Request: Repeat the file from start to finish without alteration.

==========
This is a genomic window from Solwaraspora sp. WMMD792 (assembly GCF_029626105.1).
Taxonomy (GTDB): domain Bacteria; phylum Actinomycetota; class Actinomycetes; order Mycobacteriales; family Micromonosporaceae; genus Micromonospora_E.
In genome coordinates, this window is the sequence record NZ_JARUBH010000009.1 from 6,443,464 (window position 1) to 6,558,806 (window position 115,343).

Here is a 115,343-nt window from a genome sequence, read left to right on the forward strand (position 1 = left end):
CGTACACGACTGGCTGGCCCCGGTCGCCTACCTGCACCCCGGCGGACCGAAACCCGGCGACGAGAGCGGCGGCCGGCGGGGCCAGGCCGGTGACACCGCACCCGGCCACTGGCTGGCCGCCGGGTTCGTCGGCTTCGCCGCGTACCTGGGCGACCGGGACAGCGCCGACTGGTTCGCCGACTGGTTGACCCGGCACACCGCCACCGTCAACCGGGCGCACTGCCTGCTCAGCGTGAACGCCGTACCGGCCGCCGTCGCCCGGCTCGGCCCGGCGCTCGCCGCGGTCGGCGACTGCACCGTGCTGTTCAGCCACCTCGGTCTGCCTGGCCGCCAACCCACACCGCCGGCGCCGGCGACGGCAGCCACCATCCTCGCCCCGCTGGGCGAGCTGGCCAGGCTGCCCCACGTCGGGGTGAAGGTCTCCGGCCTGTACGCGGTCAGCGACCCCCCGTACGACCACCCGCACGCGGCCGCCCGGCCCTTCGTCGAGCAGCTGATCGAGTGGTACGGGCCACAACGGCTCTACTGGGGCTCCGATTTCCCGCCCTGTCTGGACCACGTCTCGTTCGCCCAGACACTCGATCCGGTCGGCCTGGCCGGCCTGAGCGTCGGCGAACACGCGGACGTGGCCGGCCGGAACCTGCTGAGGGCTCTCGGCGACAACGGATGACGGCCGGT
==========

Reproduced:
This is a genomic window from Solwaraspora sp. WMMD792 (assembly GCF_029626105.1).
Taxonomy (GTDB): domain Bacteria; phylum Actinomycetota; class Actinomycetes; order Mycobacteriales; family Micromonosporaceae; genus Micromonospora_E.
In genome coordinates, this window is the sequence record NZ_JARUBH010000009.1 from 6,443,464 (window position 1) to 6,558,806 (window position 115,343).

Here is a 115,343-nt window from a genome sequence, read left to right on the forward strand (position 1 = left end):
CGTACACGACTGGCTGGCCCCGGTCGCCTACCTGCACCCCGGCGGACCGAAACCCGGCGACGAGAGCGGCGGCCGGCGGGGCCAGGCCGGTGACACCGCACCCGGCCACTGGCTGGCCGCCGGGTTCGTCGGCTTCGCCGCGTACCTGGGCGACCGGGACAGCGCCGACTGGTTCGCCGACTGGTTGACCCGGCACACCGCCACCGTCAACCGGGCGCACTGCCTGCTCAGCGTGAACGCCGTACCGGCCGCCGTCGCCCGGCTCGGCCCGGCGCTCGCCGCGGTCGGCGACTGCACCGTGCTGTTCAGCCACCTCGGTCTGCCTGGCCGCCAACCCACACCGCCGGCGCCGGCGACGGCAGCCACCATCCTCGCCCCGCTGGGCGAGCTGGCCAGGCTGCCCCACGTCGGGGTGAAGGTCTCCGGCCTGTACGCGGTCAGCGACCCCCCGTACGACCACCCGCACGCGGCCGCCCGGCCCTTCGTCGAGCAGCTGATCGAGTGGTACGGGCCACAACGGCTCTACTGGGGCTCCGATTTCCCGCCCTGTCTGGACCACGTCTCGTTCGCCCAGACACTCGATCCGGTCGGCCTGGCCGGCCTGAGCGTCGGCGAACACGCGGACGTGGCCGGCCGGAACCTGCTGAGGGCTCTCGGCGACAACGGATGACGGCCGGT